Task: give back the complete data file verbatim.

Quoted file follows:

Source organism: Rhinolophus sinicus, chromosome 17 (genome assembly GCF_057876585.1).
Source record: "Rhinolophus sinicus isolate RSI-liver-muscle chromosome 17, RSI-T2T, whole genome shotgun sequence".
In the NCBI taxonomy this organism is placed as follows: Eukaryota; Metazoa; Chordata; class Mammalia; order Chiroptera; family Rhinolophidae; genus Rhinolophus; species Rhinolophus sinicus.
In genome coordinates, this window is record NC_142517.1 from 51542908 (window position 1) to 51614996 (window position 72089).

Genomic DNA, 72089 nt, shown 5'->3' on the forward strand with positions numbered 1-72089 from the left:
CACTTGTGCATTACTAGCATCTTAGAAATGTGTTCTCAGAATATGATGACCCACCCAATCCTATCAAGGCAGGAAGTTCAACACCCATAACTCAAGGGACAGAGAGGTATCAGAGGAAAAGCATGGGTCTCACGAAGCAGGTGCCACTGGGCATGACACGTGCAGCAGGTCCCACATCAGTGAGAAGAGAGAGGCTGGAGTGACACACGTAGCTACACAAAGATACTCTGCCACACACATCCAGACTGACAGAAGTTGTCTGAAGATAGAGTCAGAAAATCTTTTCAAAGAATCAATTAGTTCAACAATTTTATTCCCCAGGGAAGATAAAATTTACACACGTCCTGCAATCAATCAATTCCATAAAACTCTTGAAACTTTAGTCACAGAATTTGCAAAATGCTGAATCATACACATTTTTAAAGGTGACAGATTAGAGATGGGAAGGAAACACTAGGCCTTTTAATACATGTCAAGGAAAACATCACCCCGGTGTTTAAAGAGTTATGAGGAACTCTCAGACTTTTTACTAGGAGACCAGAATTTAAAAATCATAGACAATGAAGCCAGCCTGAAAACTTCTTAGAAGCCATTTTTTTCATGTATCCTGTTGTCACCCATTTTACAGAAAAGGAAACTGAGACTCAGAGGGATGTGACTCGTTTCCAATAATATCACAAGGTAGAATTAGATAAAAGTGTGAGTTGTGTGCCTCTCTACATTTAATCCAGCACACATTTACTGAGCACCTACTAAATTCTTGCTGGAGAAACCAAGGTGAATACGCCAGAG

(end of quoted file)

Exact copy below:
Source organism: Rhinolophus sinicus, chromosome 17 (genome assembly GCF_057876585.1).
Source record: "Rhinolophus sinicus isolate RSI-liver-muscle chromosome 17, RSI-T2T, whole genome shotgun sequence".
In the NCBI taxonomy this organism is placed as follows: Eukaryota; Metazoa; Chordata; class Mammalia; order Chiroptera; family Rhinolophidae; genus Rhinolophus; species Rhinolophus sinicus.
In genome coordinates, this window is record NC_142517.1 from 51542908 (window position 1) to 51614996 (window position 72089).

Genomic DNA, 72089 nt, shown 5'->3' on the forward strand with positions numbered 1-72089 from the left:
CACTTGTGCATTACTAGCATCTTAGAAATGTGTTCTCAGAATATGATGACCCACCCAATCCTATCAAGGCAGGAAGTTCAACACCCATAACTCAAGGGACAGAGAGGTATCAGAGGAAAAGCATGGGTCTCACGAAGCAGGTGCCACTGGGCATGACACGTGCAGCAGGTCCCACATCAGTGAGAAGAGAGAGGCTGGAGTGACACACGTAGCTACACAAAGATACTCTGCCACACACATCCAGACTGACAGAAGTTGTCTGAAGATAGAGTCAGAAAATCTTTTCAAAGAATCAATTAGTTCAACAATTTTATTCCCCAGGGAAGATAAAATTTACACACGTCCTGCAATCAATCAATTCCATAAAACTCTTGAAACTTTAGTCACAGAATTTGCAAAATGCTGAATCATACACATTTTTAAAGGTGACAGATTAGAGATGGGAAGGAAACACTAGGCCTTTTAATACATGTCAAGGAAAACATCACCCCGGTGTTTAAAGAGTTATGAGGAACTCTCAGACTTTTTACTAGGAGACCAGAATTTAAAAATCATAGACAATGAAGCCAGCCTGAAAACTTCTTAGAAGCCATTTTTTTCATGTATCCTGTTGTCACCCATTTTACAGAAAAGGAAACTGAGACTCAGAGGGATGTGACTCGTTTCCAATAATATCACAAGGTAGAATTAGATAAAAGTGTGAGTTGTGTGCCTCTCTACATTTAATCCAGCACACATTTACTGAGCACCTACTAAATTCTTGCTGGAGAAACCAAGGTGAATACGCCAGAG